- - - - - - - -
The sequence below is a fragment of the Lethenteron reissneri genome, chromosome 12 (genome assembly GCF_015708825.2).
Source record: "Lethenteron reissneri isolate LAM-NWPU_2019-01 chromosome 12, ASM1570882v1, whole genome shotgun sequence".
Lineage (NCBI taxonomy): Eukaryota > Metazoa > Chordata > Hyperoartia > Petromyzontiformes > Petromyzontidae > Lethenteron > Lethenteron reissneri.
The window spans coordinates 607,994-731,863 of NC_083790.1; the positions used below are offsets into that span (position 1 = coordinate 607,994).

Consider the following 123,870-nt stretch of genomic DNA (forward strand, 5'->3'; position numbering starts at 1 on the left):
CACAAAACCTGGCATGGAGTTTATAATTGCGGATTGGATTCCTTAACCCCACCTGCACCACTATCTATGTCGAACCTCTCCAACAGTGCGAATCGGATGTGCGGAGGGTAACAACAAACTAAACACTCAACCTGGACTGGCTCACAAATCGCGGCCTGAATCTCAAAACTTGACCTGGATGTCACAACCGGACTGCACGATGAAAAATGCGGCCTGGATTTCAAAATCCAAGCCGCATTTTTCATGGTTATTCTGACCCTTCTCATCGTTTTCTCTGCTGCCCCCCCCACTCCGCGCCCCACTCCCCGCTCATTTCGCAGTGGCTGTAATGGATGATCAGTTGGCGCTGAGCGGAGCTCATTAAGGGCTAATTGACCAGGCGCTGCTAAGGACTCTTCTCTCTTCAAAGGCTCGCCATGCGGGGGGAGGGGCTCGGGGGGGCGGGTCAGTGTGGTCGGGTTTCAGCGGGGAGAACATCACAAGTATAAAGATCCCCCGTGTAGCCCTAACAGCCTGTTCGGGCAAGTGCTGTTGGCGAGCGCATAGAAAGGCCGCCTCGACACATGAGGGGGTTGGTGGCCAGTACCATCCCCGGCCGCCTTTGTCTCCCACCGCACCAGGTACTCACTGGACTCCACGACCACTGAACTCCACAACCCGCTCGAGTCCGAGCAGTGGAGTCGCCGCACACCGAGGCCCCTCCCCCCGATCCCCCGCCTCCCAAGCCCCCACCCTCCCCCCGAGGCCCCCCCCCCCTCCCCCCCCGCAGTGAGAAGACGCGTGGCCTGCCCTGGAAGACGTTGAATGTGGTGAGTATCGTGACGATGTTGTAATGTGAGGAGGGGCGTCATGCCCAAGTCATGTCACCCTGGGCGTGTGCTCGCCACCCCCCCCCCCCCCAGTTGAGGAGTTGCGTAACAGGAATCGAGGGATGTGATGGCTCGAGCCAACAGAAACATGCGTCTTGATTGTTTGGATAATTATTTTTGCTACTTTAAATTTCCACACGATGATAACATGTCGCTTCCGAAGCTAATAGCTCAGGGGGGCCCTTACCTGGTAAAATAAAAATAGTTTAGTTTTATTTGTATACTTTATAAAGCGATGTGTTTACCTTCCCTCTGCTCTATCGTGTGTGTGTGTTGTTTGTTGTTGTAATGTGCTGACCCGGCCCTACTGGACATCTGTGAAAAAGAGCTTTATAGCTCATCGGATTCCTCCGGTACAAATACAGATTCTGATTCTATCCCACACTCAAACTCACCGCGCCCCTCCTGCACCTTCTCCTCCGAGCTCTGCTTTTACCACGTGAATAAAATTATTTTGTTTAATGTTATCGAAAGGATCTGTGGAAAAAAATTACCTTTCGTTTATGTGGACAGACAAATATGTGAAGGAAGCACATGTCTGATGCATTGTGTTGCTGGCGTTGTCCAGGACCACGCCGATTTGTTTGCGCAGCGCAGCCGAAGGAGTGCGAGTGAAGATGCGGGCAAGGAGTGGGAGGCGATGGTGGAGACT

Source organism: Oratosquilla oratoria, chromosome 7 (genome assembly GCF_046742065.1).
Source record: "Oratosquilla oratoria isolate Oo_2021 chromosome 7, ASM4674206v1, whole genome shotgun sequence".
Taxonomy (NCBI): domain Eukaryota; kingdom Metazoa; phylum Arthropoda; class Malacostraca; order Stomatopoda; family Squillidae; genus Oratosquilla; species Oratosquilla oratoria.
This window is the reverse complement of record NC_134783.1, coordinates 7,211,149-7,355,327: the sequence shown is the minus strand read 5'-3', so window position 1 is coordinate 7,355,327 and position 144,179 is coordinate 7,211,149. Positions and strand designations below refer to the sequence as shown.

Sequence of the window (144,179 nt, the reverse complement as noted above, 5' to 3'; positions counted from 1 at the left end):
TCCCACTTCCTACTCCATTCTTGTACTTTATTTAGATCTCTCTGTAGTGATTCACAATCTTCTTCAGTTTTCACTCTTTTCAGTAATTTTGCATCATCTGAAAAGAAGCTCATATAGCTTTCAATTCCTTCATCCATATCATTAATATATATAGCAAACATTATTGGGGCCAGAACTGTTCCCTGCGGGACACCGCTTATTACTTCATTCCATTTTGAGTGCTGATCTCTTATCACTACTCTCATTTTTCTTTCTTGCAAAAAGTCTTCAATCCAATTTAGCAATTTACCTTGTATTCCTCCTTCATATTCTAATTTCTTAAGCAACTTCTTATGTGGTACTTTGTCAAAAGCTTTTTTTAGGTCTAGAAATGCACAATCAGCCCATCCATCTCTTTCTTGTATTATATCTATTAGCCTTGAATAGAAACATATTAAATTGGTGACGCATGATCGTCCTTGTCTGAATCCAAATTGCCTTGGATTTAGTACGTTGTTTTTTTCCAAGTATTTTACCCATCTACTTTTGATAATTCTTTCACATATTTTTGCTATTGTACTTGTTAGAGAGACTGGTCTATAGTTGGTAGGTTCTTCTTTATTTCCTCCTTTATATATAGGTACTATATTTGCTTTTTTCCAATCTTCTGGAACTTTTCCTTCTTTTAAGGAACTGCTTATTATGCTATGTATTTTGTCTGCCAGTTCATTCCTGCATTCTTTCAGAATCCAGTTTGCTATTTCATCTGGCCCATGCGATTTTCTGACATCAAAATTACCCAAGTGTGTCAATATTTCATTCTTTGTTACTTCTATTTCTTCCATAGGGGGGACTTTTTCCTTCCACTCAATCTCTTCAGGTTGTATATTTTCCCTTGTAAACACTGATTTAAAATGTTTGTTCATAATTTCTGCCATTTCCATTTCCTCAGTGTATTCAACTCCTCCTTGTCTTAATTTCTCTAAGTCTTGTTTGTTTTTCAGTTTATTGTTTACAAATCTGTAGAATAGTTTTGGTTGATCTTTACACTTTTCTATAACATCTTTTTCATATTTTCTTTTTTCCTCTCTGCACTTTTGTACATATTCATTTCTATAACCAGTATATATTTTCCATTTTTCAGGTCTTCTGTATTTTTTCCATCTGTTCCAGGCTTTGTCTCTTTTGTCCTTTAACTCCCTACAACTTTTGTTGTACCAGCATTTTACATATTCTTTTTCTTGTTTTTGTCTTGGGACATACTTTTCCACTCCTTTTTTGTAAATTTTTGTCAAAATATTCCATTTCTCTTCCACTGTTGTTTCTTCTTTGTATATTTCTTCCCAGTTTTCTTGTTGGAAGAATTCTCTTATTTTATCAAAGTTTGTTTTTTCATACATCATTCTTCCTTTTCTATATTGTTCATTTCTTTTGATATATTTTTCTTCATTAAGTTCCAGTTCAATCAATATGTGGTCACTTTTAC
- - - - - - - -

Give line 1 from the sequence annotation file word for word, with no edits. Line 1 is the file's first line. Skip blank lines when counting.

The sequence below is a fragment of the Lethenteron reissneri genome, chromosome 12 (genome assembly GCF_015708825.2).